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New Corporate Democracy Body


Wednesday, 29th May 2013 at 9:49 am
Staff Reporter, Journalist
One of the founders of the newly-established Australasian Centre for Corporate Responsibility (ACCR) says Australian shareholders have an untapped potential to improve their own long-term returns and make the world a better place.

Wednesday, 29th May 2013
at 9:49 am
Staff Reporter, Journalist


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New Corporate Democracy Body
Wednesday, 29th May 2013 at 9:49 am

One of the founders of the newly-established Australasian Centre for Corporate Responsibility (ACCR) says Australian shareholders have an untapped potential to improve their own long-term returns and make the world a better place.

ACCR co-founder Howard Pender said at the launch event for the new Not for Profit, that shareholders can have considerable power and the organisation planned to help them discover it.

‘It’s not always right to pass the buck to the Government. Shareholders can put their mouth where their money is by speaking directly to the boards of companies they hold shares in,” Pender said.

World Vision chief, Tim Costello was in Canberra to help launch the ACCR.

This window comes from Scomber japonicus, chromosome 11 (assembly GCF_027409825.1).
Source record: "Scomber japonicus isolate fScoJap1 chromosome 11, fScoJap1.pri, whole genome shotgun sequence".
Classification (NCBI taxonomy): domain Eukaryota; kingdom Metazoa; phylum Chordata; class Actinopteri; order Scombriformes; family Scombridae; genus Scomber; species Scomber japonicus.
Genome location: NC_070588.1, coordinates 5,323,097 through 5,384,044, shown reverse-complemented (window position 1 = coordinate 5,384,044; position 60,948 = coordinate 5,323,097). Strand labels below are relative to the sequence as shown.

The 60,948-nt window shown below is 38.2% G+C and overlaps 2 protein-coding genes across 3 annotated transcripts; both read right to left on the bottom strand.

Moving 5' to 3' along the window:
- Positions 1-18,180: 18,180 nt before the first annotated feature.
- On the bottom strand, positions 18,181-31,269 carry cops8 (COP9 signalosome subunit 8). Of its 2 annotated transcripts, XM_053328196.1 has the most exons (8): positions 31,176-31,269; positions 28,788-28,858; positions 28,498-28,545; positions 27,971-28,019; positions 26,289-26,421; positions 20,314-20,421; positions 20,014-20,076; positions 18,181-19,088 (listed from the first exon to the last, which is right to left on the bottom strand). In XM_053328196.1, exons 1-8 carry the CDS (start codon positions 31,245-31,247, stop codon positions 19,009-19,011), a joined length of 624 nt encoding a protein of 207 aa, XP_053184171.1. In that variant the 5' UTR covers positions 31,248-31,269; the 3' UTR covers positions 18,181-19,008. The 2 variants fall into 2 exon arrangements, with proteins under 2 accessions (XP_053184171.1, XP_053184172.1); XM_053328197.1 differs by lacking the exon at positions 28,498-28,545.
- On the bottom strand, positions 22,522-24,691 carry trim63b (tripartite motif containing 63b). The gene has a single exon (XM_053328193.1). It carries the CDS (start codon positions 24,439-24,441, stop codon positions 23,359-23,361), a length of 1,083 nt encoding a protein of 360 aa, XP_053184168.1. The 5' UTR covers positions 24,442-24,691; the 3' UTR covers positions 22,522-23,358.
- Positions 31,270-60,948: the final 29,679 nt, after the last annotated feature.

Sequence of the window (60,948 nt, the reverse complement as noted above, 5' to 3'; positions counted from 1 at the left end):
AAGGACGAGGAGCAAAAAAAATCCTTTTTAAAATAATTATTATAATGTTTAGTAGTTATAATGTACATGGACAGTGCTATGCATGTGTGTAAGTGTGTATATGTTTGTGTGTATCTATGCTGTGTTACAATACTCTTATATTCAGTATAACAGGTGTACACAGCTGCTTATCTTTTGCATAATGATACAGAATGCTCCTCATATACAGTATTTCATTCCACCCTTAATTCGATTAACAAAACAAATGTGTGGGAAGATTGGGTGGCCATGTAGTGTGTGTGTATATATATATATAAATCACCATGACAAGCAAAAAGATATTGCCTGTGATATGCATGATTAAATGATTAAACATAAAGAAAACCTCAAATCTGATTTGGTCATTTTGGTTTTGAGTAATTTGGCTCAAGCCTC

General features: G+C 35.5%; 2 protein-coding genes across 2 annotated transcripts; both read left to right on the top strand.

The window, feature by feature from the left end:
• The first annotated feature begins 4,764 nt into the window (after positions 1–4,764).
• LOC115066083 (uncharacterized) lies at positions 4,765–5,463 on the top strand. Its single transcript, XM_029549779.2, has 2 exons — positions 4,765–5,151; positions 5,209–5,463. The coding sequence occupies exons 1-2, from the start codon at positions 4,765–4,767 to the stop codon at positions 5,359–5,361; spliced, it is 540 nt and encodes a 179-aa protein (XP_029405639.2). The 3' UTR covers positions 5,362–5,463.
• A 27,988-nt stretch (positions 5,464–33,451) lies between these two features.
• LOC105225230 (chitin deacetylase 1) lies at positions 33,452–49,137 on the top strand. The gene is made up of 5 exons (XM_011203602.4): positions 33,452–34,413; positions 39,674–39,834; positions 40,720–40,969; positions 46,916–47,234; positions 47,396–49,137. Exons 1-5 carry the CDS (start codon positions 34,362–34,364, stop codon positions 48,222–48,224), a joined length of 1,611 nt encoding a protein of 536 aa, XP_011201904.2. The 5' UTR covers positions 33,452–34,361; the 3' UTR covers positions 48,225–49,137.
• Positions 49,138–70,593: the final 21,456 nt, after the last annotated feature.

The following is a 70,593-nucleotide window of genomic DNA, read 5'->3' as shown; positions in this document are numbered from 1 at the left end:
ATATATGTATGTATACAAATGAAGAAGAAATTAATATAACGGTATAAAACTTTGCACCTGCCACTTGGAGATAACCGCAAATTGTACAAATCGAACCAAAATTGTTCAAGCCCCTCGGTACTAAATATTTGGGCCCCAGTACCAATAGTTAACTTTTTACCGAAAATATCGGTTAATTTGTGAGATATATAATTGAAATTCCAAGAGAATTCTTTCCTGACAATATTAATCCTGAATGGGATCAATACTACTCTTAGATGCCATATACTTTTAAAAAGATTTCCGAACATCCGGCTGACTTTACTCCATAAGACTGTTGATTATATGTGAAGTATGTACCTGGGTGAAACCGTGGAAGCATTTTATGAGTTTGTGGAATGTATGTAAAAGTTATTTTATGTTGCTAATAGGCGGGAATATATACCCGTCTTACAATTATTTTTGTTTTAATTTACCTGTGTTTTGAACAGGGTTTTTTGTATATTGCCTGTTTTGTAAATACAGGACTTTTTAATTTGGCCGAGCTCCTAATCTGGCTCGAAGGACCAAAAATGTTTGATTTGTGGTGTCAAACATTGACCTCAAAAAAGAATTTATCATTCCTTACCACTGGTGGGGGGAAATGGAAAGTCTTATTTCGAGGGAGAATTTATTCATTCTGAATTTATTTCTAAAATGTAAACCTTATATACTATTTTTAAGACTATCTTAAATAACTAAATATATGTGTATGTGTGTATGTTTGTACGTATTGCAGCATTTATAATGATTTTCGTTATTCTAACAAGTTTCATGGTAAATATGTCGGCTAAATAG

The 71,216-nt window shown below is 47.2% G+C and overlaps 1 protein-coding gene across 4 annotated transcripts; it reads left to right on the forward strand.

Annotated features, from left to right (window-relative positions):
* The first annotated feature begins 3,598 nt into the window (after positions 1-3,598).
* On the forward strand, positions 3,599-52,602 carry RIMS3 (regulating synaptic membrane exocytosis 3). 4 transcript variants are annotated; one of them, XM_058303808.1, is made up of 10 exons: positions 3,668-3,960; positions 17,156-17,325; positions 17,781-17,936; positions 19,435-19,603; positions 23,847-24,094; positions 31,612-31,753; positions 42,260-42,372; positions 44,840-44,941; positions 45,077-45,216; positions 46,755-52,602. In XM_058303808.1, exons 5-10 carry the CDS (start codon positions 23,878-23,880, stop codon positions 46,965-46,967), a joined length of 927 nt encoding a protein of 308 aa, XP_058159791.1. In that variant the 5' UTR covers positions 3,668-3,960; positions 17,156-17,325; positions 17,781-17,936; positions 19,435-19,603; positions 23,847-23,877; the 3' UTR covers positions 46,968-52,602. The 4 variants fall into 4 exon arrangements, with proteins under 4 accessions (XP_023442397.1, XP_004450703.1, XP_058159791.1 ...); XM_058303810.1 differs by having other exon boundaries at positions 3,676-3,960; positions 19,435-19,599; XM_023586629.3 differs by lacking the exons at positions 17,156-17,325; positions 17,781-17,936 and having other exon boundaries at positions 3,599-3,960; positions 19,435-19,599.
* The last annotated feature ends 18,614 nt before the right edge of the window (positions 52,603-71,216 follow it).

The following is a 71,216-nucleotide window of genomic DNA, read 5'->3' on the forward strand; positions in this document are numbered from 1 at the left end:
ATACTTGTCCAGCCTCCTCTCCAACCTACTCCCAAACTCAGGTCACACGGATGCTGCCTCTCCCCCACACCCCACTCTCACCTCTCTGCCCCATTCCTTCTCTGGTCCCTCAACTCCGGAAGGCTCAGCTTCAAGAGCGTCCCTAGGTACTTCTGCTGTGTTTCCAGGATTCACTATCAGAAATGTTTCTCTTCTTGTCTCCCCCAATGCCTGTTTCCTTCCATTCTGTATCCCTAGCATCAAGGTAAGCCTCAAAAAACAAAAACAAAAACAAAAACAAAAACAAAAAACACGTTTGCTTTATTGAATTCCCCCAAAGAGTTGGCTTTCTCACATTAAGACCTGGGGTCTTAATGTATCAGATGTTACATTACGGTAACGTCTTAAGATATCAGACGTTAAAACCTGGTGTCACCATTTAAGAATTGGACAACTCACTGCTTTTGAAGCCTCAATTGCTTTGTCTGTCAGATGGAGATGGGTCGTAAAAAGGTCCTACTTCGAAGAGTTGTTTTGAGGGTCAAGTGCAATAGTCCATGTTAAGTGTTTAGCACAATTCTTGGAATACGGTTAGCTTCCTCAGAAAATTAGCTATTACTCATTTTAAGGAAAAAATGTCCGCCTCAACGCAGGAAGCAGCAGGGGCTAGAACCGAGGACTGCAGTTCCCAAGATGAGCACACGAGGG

‘What I love about the newly-established ACCR is that it will provide (shareholders) with a completely different opportunity to make a positive contribution by persuading the companies in their portfolios to work with us, not against us,” Costello said.

Pender, who has had 25 years  experience in the ethical investment arena in Australia, and his co founder, Robert Howell say they have long admired the work of the Interfaith Centre for Corporate (ICCR) Responsibility in the US.

“The ICCR has, for over 40 years, researched, advocated and lobbied, using direct engagement with companies and collective shareholder power. Its reputation for integrity is such that it even boasts US state governments among its members,” Pender said.

“It is, for instance, no small achievement that ICCR members’ actions led to Exxon Mobile ceasing their funding of global warming deniers.

“In Australia the ACCR will, similarly, become a respected vehicle for the exercise of citizen power. It can become just as important as the casting of a vote in a democratic election.”

Howell said the ACCR aims to promote ethical investment and in particular, shareholder engagement and advocacy with the aim that corporate activity assists humanity live more justly and within the capacity of supporting ecosystems.

The establishment group of the ACCR (www.accr.org.au) also includes Elizabeth Cham who headed Philanthropy Australia for ten years , funds manager, John McKinnon and Jill Sutton who writes on social justice issues.


Staff Reporter  |  Journalist |  @ProBonoNews


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